Clinical Orthopaedics and Related Research ®

A Publication of The Association of Bone and Joint Surgeons ®

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Articles

Minimally Invasive Surgical Techniques in Adult Degenerative Spinal Deformity: A Systematic Review

Konrad Bach MD, Amir Ahmadian MD, Armen Deukmedjian MD, Juan S. Uribe MD

Minimally invasive surgery (MIS) approaches have the potential to reduce procedure-related morbidity when compared with traditional approaches. However, the magnitude of radiographic correction and degree of clinical improvement with MIS techniques for adult spinal deformity remain undefined.

How Does Accounting for Worker Productivity Affect the Measured Cost-Effectiveness of Lumbar Discectomy?

Lane Koenig PhD, Timothy M. Dall MS, Qian Gu PhD, Josh Saavoss BA, Michael F. Schafer MD

Back pain attributable to lumbar disc herniation is a substantial cause of reduced workplace productivity. Disc herniation surgery is effective in reducing pain and improving function. However, few studies have examined the effects of surgery on worker productivity.

Can Internet Information on Vertebroplasty be a Reliable Means of Patient Self-education?

T. Barrett Sullivan BSE, Joshua T. Anderson BS, Uri M. Ahn MD, Nicholas U. Ahn MD

Studies of the quality and accuracy of health and medical information available on the Internet have shown that many sources provide inadequate information. However, to our knowledge, there are no published studies analyzing the quality of information available online regarding vertebroplasty. Because this has been a high-volume procedure with highly debated efficacy, it is critical that patients receive complete, accurate, and well-balanced information before deciding a treatment course. Additionally, few studies have evaluated the merit of academic site authorship or site certification on information quality, but some studies have used measurements of quality that are based primarily on subjective criteria or information accuracy rather than information completeness.

Elderly Patients Have Similar Outcomes Compared to Younger Patients After Minimally Invasive Surgery for Spinal Stenosis

Ilyas S. Aleem MD, Y. Raja Rampersaud MD, FRCS(C)

Older patients undergo surgery for lumbar spinal stenosis in great numbers, but as a result of substantial diagnostic and surgical heterogeneity, the impact of age on results after surgery is poorly defined.

Same-day Discharge After Minimally Invasive Transforaminal Lumbar Interbody Fusion: A Series of 808 Cases

Walter W. Eckman MD, Lynda Hester PT, Michelle McMillen RN

The versatility of transforaminal lumbar interbody fusion (TLIF) allows fusion at any level along with any necessary canal decompression. Unilateral TLIF with a single interbody device and unilateral pedicle fixation has proven effective, and minimally invasive techniques have shortened hospital stays. Reasonable questions have been raised, though, about whether same-day discharge is feasible and safe after TLIF surgery.

Does Obesity Affect the Surgical Outcome and Complication Rates of Spinal Surgery? A Meta-analysis

Jin Jiang MD, Yuanjun Teng MD, Zhenzhen Fan MD, Shahidur Khan MD, Yayi Xia MD, PhD

As obesity becomes more prevalent, it becomes more common among patients considering orthopaedic surgery, including spinal surgery. However, there is some controversy regarding whether obesity is associated with complications, failed reconstructions, or reoperations after spinal surgery.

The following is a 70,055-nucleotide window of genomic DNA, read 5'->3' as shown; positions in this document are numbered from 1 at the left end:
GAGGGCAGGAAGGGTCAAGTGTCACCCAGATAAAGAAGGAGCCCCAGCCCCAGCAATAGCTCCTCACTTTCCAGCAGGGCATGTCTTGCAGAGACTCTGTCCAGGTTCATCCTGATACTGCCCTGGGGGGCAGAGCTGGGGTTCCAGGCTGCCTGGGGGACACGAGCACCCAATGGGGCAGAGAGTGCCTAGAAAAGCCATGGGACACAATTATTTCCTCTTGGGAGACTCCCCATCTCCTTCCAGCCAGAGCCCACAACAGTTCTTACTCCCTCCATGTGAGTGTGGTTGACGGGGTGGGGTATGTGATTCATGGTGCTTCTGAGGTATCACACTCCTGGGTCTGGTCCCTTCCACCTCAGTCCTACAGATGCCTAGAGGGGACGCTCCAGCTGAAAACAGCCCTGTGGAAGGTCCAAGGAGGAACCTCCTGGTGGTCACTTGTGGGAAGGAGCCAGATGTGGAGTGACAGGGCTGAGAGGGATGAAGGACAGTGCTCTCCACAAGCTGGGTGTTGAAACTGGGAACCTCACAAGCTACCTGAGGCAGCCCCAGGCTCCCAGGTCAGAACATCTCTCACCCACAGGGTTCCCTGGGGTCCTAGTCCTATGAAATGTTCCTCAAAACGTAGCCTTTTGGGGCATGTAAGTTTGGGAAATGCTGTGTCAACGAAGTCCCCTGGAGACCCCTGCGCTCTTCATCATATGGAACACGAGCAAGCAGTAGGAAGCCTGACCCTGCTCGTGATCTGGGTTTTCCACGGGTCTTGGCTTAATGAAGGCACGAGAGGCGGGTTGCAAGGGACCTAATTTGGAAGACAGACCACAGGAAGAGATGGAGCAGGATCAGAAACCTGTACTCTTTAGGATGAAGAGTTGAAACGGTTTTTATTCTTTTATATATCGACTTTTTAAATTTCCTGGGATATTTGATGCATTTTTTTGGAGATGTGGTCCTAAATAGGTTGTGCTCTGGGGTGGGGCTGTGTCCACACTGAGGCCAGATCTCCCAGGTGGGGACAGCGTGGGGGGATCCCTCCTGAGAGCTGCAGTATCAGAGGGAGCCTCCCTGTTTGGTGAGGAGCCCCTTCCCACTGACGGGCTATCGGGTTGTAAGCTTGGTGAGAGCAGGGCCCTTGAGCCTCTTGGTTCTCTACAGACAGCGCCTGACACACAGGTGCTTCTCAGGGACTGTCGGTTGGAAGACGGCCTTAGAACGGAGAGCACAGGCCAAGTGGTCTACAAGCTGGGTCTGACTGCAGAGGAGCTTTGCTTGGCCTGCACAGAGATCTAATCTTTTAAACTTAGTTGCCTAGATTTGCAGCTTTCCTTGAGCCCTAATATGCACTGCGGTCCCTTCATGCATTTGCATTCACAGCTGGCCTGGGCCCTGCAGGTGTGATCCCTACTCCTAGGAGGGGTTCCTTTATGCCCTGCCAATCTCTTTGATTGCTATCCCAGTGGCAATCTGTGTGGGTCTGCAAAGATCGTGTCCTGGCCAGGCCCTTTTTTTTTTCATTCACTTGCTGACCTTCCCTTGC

Does Minimally Invasive Transsacral Fixation Provide Anterior Column Support in Adult Scoliosis?

Neel Anand MD, MchOrth, Eli M. Baron MD, Babak Khandehroo MD

Spinal fusion to the sacrum, especially in the setting of deformity and long constructs, is associated with high complication and pseudarthrosis rates. Transsacral discectomy, fusion, and fixation is a minimally invasive spine surgery technique that provides very rigid fixation. To date, this has been minimally studied in the setting of spinal deformity correction.

What Is the Learning Curve for Robotic-assisted Pedicle Screw Placement in Spine Surgery?

Xiaobang Hu MD, PhD, Isador H. Lieberman MD, MBA, FRCSC

Some early studies with robotic-assisted pedicle screw implantation have suggested these systems increase accuracy of screw placement. However, the relationship between the success rate of screw placement and the learning curve of this new technique has not been evaluated.

Do Abdominal Cutouts in Thoracolumbosacral Orthoses Increase Pulmonary Function?

Donna Frownfelter PT, DPT, MA, CCS, RRT, FCCP, Karen Stevens PT, DPT, MS, OCS, Mary Massery PT, DPT, DSc, Gene Bernardoni RPh, CO

Thoracolumbosacral orthoses (TLSOs) are effective in their intended purpose of limiting spinal movement but tend to restrict rib cage and abdominal motion. Incorporating an abdominal cutout, allowing abdominal excursion, may reduce the restraint on abdominal expansion associated with inhalation and thereby reduce pulmonary compromise.

Is the Lateral Transpsoas Approach Feasible for the Treatment of Adult Degenerative Scoliosis?

Carlos Castro MD, Leonardo Oliveira BS, Rodrigo Amaral MD, Luis Marchi MS, Luiz Pimenta MD, PhD

Lumbar degenerative scoliosis is a common condition in the elderly. Open traditional surgical approaches are associated with high-morbidity complication rates. Less invasive options may carry fewer risks in this patient population. A minimally disruptive lateral transpsoas retroperitoneal technique to accomplish interbody fusion was developed to avoid the morbidity of traditional open surgery, but this approach as an anterior stand-alone construction has not been reported yet for the treatment of adult degenerative scoliosis.